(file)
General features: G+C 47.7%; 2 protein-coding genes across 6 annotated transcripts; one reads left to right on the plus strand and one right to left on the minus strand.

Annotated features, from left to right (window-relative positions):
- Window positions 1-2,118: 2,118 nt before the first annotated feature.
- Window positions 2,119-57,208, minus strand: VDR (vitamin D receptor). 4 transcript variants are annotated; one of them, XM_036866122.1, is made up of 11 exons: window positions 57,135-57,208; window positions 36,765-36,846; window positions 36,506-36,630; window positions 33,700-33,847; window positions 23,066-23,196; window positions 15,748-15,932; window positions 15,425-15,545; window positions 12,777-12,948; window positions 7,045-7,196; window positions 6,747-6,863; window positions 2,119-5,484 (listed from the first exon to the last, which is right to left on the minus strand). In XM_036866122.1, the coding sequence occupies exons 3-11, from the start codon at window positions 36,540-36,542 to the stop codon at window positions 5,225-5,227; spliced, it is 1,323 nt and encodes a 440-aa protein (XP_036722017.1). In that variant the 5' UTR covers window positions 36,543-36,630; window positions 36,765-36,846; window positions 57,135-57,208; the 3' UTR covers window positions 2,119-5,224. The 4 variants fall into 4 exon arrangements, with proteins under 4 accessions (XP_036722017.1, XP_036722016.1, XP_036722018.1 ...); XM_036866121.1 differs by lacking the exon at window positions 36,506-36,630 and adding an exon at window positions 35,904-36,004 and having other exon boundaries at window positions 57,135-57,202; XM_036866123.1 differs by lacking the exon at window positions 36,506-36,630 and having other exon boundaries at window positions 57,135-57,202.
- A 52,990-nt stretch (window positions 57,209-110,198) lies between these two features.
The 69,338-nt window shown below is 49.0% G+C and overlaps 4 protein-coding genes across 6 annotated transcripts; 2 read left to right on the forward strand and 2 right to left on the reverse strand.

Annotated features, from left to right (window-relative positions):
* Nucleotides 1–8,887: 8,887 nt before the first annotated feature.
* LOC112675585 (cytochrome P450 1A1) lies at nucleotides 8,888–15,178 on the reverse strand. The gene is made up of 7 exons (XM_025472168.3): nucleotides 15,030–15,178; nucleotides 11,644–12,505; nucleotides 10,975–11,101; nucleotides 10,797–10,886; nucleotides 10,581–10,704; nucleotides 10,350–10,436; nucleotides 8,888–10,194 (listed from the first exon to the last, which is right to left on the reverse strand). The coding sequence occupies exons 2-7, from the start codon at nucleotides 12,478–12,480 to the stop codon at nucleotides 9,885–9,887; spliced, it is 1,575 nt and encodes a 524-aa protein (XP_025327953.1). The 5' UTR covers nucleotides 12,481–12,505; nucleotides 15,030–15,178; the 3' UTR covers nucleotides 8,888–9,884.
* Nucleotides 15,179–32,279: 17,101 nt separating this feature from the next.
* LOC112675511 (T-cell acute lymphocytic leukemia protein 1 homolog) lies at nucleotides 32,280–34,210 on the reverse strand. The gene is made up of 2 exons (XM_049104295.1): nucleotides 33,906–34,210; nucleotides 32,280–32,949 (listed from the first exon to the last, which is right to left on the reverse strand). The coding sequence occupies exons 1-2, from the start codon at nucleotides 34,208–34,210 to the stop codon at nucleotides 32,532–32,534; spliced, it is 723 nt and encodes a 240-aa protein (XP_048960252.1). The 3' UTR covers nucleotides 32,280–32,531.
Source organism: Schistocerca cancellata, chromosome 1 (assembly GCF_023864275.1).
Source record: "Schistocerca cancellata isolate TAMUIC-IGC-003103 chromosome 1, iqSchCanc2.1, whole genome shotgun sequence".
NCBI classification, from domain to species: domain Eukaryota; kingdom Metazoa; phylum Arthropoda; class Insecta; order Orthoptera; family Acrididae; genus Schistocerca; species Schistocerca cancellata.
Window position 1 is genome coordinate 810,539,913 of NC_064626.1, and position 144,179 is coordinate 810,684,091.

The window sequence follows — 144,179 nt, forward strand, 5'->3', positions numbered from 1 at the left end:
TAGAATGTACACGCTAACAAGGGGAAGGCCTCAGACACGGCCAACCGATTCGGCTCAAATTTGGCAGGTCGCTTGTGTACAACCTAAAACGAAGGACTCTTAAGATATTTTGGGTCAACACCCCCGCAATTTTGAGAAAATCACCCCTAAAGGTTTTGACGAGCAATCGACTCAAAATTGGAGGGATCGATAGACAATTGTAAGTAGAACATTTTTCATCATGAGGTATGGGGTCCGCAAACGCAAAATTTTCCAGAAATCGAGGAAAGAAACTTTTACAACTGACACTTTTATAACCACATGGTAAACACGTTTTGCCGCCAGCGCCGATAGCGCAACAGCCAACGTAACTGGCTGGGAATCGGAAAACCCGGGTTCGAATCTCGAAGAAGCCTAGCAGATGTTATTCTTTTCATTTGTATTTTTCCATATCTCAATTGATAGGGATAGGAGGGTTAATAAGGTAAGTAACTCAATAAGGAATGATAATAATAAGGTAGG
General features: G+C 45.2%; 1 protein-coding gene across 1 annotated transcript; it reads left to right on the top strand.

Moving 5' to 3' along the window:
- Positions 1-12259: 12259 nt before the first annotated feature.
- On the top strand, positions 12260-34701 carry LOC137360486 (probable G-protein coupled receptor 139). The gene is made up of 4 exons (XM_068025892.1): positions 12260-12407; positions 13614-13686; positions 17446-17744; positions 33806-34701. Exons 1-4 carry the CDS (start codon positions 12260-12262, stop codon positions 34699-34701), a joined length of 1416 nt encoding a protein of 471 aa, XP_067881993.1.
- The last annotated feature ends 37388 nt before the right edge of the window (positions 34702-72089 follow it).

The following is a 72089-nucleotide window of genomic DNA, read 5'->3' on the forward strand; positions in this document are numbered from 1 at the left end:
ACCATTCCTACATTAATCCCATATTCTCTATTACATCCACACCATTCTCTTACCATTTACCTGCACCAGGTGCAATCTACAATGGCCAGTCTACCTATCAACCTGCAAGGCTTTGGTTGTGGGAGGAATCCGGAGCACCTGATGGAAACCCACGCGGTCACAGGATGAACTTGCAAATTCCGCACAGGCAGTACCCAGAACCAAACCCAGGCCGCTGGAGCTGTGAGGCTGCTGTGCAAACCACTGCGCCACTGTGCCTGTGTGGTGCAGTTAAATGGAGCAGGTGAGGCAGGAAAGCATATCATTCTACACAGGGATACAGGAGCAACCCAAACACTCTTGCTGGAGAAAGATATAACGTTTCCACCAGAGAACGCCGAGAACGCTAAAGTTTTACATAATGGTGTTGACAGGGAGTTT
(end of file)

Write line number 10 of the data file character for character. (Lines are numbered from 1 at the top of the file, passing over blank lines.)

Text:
* Nucleotides 15,179–32,279: 17,101 nt separating this feature from the next.